One of the mysteries of the English language finally explained.
A member of the banking industry seen as profiteering or dishonest.‘nothing ever seems to happen to any of the banksters who caused all the problems in the first place’
- ‘For a second I thought the banksters would have to SUFFER for the damage they caused blowing a hole in the global economy.’
- ‘The White House appears to have gone over to the supply side with its proposed tax on big banks, as it scores populist points against the banksters, too.’
- ‘We've had something similar because of devaluation but the banksters have been protected.’
- ‘Whether through stoking fear of their failure or outright intimidation of the policymakers or something in between, the banksters own the country.’
- ‘Everyone on both sides of American politics from Obama downwards joined in the storm of outrage, which was followed by predictable bleating from the banksters.’
- ‘The US treasury, given Congressional blessing, simply gave the banksters hundreds of billions of taxpayer dollars with no questions asked.’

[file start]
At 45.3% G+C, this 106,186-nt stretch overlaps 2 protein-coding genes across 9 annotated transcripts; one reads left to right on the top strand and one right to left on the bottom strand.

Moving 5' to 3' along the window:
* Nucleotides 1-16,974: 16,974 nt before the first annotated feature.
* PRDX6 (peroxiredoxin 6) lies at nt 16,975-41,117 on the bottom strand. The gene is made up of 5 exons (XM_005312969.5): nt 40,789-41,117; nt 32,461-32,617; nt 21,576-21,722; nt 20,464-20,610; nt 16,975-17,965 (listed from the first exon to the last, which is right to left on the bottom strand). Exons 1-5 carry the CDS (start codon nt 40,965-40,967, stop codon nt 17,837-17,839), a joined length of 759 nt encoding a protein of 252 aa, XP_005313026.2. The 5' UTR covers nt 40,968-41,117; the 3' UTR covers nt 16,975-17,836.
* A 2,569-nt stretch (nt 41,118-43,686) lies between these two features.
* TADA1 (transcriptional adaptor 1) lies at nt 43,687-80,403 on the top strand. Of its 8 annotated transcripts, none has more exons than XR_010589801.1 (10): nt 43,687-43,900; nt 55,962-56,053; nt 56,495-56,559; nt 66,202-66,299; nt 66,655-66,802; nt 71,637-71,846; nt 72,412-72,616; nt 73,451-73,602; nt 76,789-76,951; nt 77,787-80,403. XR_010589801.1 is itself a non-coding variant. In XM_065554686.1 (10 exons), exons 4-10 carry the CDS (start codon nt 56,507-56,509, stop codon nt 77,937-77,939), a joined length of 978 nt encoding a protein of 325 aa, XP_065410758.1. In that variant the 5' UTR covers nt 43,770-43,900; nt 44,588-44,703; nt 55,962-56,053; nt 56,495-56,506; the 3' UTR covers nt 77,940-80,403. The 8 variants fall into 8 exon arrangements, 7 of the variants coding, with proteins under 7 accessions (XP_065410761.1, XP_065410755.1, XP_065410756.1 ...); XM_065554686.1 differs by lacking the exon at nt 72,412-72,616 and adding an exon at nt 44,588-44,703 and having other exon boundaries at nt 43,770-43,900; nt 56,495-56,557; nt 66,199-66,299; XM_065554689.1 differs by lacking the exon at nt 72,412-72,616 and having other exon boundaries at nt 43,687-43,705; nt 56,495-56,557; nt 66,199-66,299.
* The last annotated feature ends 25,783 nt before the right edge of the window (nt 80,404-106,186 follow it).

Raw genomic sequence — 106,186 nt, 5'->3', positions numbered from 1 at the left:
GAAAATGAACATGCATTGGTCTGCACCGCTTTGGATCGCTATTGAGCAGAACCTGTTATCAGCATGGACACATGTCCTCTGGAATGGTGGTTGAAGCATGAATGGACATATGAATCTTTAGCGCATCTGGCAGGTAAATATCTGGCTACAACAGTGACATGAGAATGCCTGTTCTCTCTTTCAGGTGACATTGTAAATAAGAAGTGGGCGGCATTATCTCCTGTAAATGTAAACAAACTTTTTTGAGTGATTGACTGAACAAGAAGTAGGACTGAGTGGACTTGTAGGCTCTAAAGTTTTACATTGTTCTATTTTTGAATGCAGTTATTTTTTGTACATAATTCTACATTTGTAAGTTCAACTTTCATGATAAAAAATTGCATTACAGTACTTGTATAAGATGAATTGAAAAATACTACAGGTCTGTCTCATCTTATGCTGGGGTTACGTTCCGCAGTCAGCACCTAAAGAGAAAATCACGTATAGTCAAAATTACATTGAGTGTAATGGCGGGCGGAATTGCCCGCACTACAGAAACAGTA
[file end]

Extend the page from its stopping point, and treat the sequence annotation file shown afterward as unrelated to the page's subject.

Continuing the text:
- ‘We know that the Obama administration will not go after the banksters that created this global financial calamity.’
- ‘But Europe and indeed the entire globe faces a much more dangerous and immediate threat from Wall Street's banksters.’
- ‘Throughout the interview he can barely contain his outrage about how unfair it all is that he and his fellow banksters are being criticized.’
- ‘What is pretty clear is that a lot of this money is going to the banksters in backdoor bailouts that do nothing for the greater economy.’
- ‘Banksters are indignant that they actually have to be accountable to anyone.’
- ‘Among the millions of dollars in political lobbying, the banksters are stopping progress on consumer bills.’
- ‘In paying banksters for losing money and relaxing accounting standards (so they can claim false profits while losing money), they are only encouraged to commit more fraud.’
- ‘There was a House hearing with CEOs of the top banks today, where the banksters took a mostly conciliatory tone.’
- ‘This is madness and it was clear at the time that bailing the banksters out was wrong.’
Late 19th century (as non-derogatory nickname): blend of banker and gangster.
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